15 Nov How to discover and attract your perfect clients
Many small business owners fall into the trap of trying to be all things to all people, and as a result find it hard to really focus and get good at serving narrowly defined market segments.
It’s never a conscious thing, more of the fact that when responsibility for feeding, housing and clothing your family sits squarely on your shoulders, it’s hard to turn customers down when they want to spend money with you, even if it’s in an area that’s not really your thing…
While it may feel like growth to take on a new customer, even if that customer isn’t a good fit for your or your business, it can actually stunt real growth and may even create a situation where you’re not meeting expectations – damaging for you and your business.
I think most business, mine included, are best suited to serving a narrowly defined market segment, kinda like finding your sweet spot. It doesn’t mean that the sweet spot won’t grow or evolve or even change over time, but at any given time there exists a set ideal client or engagement for most businesses.
The trick is to discover what your perfect client looks like in the most specific way possible and then go about building your entire marketing strategy around attracting more of them.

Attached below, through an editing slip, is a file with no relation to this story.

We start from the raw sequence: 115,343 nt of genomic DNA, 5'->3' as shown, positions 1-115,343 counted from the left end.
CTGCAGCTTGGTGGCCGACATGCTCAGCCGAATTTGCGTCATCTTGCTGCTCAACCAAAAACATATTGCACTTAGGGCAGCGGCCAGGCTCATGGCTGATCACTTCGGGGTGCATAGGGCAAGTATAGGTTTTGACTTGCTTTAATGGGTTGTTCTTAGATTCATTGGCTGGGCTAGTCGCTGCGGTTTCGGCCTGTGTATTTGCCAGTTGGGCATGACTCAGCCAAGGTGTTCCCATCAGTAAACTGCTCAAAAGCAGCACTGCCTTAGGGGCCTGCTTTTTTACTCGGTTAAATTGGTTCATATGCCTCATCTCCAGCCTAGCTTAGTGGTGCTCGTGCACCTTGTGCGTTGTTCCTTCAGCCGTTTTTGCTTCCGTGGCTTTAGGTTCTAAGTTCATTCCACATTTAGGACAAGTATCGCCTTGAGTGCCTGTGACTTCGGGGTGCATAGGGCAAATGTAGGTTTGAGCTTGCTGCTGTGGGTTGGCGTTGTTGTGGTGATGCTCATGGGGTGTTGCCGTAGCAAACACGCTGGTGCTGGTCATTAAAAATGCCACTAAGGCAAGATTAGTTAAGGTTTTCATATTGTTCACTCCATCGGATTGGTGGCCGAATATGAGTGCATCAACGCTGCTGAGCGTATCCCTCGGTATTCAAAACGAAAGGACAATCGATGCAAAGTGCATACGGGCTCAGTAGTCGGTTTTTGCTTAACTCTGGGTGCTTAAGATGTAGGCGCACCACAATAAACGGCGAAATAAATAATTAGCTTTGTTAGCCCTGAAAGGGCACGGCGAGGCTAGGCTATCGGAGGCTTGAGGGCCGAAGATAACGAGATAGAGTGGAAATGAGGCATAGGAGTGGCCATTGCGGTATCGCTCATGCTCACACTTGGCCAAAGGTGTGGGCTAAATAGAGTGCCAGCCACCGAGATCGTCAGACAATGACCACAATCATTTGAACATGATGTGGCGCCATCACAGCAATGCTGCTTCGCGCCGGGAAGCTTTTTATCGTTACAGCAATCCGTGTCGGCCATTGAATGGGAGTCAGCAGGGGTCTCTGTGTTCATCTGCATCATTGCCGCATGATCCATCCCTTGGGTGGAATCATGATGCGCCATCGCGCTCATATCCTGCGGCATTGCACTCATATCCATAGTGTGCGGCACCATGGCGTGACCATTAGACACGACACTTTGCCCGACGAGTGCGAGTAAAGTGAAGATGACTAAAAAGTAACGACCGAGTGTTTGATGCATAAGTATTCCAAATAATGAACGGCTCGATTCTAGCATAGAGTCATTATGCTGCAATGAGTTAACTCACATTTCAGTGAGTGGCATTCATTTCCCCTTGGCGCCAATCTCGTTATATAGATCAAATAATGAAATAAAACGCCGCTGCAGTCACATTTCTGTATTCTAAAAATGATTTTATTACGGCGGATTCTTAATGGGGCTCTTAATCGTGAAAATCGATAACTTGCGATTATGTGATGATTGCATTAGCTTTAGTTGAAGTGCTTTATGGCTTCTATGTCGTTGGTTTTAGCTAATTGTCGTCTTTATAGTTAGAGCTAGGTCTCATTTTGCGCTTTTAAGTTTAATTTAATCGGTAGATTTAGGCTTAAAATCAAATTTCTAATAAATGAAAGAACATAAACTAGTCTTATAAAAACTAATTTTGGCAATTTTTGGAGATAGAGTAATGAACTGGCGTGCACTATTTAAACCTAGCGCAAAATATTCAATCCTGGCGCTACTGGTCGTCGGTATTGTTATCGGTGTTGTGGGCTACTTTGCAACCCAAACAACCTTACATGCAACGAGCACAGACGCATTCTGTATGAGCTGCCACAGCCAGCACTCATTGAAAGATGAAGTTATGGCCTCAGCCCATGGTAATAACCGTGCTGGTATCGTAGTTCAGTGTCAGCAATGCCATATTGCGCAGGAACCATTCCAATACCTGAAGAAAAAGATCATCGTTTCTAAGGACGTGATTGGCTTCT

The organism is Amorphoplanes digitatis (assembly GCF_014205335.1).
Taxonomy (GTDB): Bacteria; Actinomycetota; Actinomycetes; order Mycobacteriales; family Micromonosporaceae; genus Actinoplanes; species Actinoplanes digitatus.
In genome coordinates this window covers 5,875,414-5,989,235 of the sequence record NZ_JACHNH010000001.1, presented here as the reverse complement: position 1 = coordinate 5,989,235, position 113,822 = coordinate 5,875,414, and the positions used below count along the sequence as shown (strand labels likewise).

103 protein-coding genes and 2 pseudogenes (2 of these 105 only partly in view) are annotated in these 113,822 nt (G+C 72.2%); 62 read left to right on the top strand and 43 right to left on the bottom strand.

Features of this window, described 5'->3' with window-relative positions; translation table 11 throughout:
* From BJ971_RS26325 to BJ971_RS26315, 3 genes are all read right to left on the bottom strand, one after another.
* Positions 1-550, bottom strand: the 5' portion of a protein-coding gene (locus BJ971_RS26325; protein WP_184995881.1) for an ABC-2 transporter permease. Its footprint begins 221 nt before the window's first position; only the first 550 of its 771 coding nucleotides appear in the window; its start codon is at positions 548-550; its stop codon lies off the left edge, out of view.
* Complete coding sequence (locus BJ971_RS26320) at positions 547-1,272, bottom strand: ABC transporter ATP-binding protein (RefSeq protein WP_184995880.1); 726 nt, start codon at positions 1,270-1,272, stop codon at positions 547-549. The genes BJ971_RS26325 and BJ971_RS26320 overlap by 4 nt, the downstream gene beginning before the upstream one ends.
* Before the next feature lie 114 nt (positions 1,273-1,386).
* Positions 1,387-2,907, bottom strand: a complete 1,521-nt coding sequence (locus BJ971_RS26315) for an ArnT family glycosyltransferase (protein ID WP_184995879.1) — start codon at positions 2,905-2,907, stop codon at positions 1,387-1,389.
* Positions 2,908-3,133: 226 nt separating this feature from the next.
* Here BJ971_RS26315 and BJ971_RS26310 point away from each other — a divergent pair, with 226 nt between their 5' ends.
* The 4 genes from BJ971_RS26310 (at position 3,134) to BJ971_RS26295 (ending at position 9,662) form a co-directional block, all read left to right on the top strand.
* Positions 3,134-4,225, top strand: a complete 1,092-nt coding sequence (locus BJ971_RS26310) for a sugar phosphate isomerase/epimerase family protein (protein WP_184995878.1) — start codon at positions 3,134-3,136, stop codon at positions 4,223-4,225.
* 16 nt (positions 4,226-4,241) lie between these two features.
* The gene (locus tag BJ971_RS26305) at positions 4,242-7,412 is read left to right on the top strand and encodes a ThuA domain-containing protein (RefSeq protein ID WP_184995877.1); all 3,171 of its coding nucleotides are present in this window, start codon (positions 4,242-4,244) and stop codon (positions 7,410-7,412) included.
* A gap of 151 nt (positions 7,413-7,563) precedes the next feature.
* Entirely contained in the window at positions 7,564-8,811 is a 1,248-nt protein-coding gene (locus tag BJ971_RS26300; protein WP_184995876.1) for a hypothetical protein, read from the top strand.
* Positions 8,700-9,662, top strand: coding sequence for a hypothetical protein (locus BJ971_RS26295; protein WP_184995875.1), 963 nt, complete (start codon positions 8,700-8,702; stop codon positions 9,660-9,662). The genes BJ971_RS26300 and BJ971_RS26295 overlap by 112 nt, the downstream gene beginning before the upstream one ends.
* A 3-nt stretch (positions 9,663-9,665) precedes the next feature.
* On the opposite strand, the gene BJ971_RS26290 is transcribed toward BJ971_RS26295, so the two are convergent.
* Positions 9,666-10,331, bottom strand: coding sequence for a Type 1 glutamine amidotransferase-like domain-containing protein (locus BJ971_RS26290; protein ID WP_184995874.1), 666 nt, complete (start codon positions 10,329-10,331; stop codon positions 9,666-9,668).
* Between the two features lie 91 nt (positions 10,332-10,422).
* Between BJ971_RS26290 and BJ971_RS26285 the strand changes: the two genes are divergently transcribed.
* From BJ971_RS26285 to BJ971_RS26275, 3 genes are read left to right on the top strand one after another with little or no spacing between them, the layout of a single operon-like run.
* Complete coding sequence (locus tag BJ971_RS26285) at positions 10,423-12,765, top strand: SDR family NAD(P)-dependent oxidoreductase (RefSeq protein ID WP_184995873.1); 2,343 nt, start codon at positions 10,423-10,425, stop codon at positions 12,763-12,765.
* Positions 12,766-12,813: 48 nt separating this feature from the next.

Now, before I go any further, let me clarify what I mean by ‘perfect’. For some this might simply be a subset of folks who can afford what you offer, but for others this might make up one of the six or eight clients you intend to work with long term to help them gain a result. If you fit into the latter category then it’s even more important that you’re working with people that are the perfect fit or life could get pretty miserable for all involved!
A perfect fit may mean that they have the kind of need you can really help with, but it may also mean that they value your unique approach and treat you and your staff with the respect that the relationship deserves. A ‘red flag’ client take on because you need to pay a bill will suck the life out of you and your business faster than most any other dynamic known to man.